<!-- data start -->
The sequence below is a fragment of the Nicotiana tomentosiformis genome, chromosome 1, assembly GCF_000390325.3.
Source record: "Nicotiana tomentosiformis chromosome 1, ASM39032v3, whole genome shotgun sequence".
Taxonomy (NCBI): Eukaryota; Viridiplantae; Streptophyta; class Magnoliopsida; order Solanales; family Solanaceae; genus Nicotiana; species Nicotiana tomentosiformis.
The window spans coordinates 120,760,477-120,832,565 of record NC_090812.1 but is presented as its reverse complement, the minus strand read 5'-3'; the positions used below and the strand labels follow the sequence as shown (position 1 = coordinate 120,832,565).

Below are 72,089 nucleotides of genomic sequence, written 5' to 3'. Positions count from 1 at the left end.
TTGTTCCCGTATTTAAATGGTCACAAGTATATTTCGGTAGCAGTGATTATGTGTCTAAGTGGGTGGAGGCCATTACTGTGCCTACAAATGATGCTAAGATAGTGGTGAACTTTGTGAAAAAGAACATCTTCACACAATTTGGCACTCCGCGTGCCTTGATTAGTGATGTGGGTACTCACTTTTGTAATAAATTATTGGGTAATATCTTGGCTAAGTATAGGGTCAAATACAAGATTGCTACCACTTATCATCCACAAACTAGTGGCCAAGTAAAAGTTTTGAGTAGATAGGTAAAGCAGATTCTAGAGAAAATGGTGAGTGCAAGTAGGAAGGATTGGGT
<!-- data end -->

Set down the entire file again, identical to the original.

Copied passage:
The sequence below is a fragment of the Nicotiana tomentosiformis genome, chromosome 1, assembly GCF_000390325.3.
Source record: "Nicotiana tomentosiformis chromosome 1, ASM39032v3, whole genome shotgun sequence".
Taxonomy (NCBI): Eukaryota; Viridiplantae; Streptophyta; class Magnoliopsida; order Solanales; family Solanaceae; genus Nicotiana; species Nicotiana tomentosiformis.
The window spans coordinates 120,760,477-120,832,565 of record NC_090812.1 but is presented as its reverse complement, the minus strand read 5'-3'; the positions used below and the strand labels follow the sequence as shown (position 1 = coordinate 120,832,565).

Below are 72,089 nucleotides of genomic sequence, written 5' to 3'. Positions count from 1 at the left end.
TTGTTCCCGTATTTAAATGGTCACAAGTATATTTCGGTAGCAGTGATTATGTGTCTAAGTGGGTGGAGGCCATTACTGTGCCTACAAATGATGCTAAGATAGTGGTGAACTTTGTGAAAAAGAACATCTTCACACAATTTGGCACTCCGCGTGCCTTGATTAGTGATGTGGGTACTCACTTTTGTAATAAATTATTGGGTAATATCTTGGCTAAGTATAGGGTCAAATACAAGATTGCTACCACTTATCATCCACAAACTAGTGGCCAAGTAAAAGTTTTGAGTAGATAGGTAAAGCAGATTCTAGAGAAAATGGTGAGTGCAAGTAGGAAGGATTGGGT